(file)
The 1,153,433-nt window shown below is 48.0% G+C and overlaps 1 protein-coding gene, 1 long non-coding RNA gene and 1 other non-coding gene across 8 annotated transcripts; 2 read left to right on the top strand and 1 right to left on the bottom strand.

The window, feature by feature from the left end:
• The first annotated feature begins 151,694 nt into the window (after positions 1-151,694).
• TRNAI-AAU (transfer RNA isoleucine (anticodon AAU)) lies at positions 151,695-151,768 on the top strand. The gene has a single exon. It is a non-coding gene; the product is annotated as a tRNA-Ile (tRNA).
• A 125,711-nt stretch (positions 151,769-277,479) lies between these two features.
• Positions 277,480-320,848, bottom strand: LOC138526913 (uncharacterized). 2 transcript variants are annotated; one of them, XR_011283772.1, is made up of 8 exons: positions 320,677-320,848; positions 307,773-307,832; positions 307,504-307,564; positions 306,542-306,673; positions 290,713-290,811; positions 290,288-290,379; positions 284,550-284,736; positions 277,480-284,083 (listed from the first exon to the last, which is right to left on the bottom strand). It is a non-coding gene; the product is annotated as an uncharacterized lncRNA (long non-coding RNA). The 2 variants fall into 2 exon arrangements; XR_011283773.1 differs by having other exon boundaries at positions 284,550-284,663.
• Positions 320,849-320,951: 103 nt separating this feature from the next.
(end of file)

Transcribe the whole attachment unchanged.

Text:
The 1,153,433-nt window shown below is 48.0% G+C and overlaps 1 protein-coding gene, 1 long non-coding RNA gene and 1 other non-coding gene across 8 annotated transcripts; 2 read left to right on the top strand and 1 right to left on the bottom strand.

The window, feature by feature from the left end:
• The first annotated feature begins 151,694 nt into the window (after positions 1-151,694).
• TRNAI-AAU (transfer RNA isoleucine (anticodon AAU)) lies at positions 151,695-151,768 on the top strand. The gene has a single exon. It is a non-coding gene; the product is annotated as a tRNA-Ile (tRNA).
• A 125,711-nt stretch (positions 151,769-277,479) lies between these two features.
• Positions 277,480-320,848, bottom strand: LOC138526913 (uncharacterized). 2 transcript variants are annotated; one of them, XR_011283772.1, is made up of 8 exons: positions 320,677-320,848; positions 307,773-307,832; positions 307,504-307,564; positions 306,542-306,673; positions 290,713-290,811; positions 290,288-290,379; positions 284,550-284,736; positions 277,480-284,083 (listed from the first exon to the last, which is right to left on the bottom strand). It is a non-coding gene; the product is annotated as an uncharacterized lncRNA (long non-coding RNA). The 2 variants fall into 2 exon arrangements; XR_011283773.1 differs by having other exon boundaries at positions 284,550-284,663.
• Positions 320,849-320,951: 103 nt separating this feature from the next.